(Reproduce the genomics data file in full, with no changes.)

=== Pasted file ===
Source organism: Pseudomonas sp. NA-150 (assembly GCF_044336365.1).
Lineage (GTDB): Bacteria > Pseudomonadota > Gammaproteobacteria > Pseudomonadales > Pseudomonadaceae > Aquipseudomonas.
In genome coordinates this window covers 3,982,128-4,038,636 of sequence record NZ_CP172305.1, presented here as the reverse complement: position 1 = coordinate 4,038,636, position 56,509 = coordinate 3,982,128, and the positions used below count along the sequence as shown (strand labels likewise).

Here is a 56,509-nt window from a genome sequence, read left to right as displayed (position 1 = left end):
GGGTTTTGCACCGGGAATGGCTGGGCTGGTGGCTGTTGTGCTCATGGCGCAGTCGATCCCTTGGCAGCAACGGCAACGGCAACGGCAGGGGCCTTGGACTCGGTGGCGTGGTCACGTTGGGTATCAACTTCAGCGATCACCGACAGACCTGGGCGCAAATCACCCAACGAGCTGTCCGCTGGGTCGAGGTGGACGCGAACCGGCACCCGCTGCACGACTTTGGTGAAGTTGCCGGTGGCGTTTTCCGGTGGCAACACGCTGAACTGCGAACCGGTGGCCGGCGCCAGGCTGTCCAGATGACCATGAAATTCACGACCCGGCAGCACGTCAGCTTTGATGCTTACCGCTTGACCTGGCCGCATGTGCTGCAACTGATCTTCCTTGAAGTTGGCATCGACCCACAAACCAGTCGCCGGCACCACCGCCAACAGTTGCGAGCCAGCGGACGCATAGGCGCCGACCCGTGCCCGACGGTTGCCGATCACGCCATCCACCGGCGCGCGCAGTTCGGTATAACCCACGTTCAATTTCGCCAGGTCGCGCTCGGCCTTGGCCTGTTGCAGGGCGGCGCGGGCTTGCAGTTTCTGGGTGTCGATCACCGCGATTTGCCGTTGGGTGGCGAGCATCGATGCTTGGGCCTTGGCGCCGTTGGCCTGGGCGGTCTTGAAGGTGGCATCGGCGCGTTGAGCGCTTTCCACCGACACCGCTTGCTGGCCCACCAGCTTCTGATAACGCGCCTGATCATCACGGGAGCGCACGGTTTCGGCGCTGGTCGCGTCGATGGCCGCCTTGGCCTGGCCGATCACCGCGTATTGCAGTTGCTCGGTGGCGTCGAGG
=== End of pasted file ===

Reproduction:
Source organism: Pseudomonas sp. NA-150 (assembly GCF_044336365.1).
Lineage (GTDB): Bacteria > Pseudomonadota > Gammaproteobacteria > Pseudomonadales > Pseudomonadaceae > Aquipseudomonas.
In genome coordinates this window covers 3,982,128-4,038,636 of sequence record NZ_CP172305.1, presented here as the reverse complement: position 1 = coordinate 4,038,636, position 56,509 = coordinate 3,982,128, and the positions used below count along the sequence as shown (strand labels likewise).

Here is a 56,509-nt window from a genome sequence, read left to right as displayed (position 1 = left end):
GGGTTTTGCACCGGGAATGGCTGGGCTGGTGGCTGTTGTGCTCATGGCGCAGTCGATCCCTTGGCAGCAACGGCAACGGCAACGGCAGGGGCCTTGGACTCGGTGGCGTGGTCACGTTGGGTATCAACTTCAGCGATCACCGACAGACCTGGGCGCAAATCACCCAACGAGCTGTCCGCTGGGTCGAGGTGGACGCGAACCGGCACCCGCTGCACGACTTTGGTGAAGTTGCCGGTGGCGTTTTCCGGTGGCAACACGCTGAACTGCGAACCGGTGGCCGGCGCCAGGCTGTCCAGATGACCATGAAATTCACGACCCGGCAGCACGTCAGCTTTGATGCTTACCGCTTGACCTGGCCGCATGTGCTGCAACTGATCTTCCTTGAAGTTGGCATCGACCCACAAACCAGTCGCCGGCACCACCGCCAACAGTTGCGAGCCAGCGGACGCATAGGCGCCGACCCGTGCCCGACGGTTGCCGATCACGCCATCCACCGGCGCGCGCAGTTCGGTATAACCCACGTTCAATTTCGCCAGGTCGCGCTCGGCCTTGGCCTGTTGCAGGGCGGCGCGGGCTTGCAGTTTCTGGGTGTCGATCACCGCGATTTGCCGTTGGGTGGCGAGCATCGATGCTTGGGCCTTGGCGCCGTTGGCCTGGGCGGTCTTGAAGGTGGCATCGGCGCGTTGAGCGCTTTCCACCGACACCGCTTGCTGGCCCACCAGCTTCTGATAACGCGCCTGATCATCACGGGAGCGCACGGTTTCGGCGCTGGTCGCGTCGATGGCCGCCTTGGCCTGGCCGATCACCGCGTATTGCAGTTGCTCGGTGGCGTCGAGG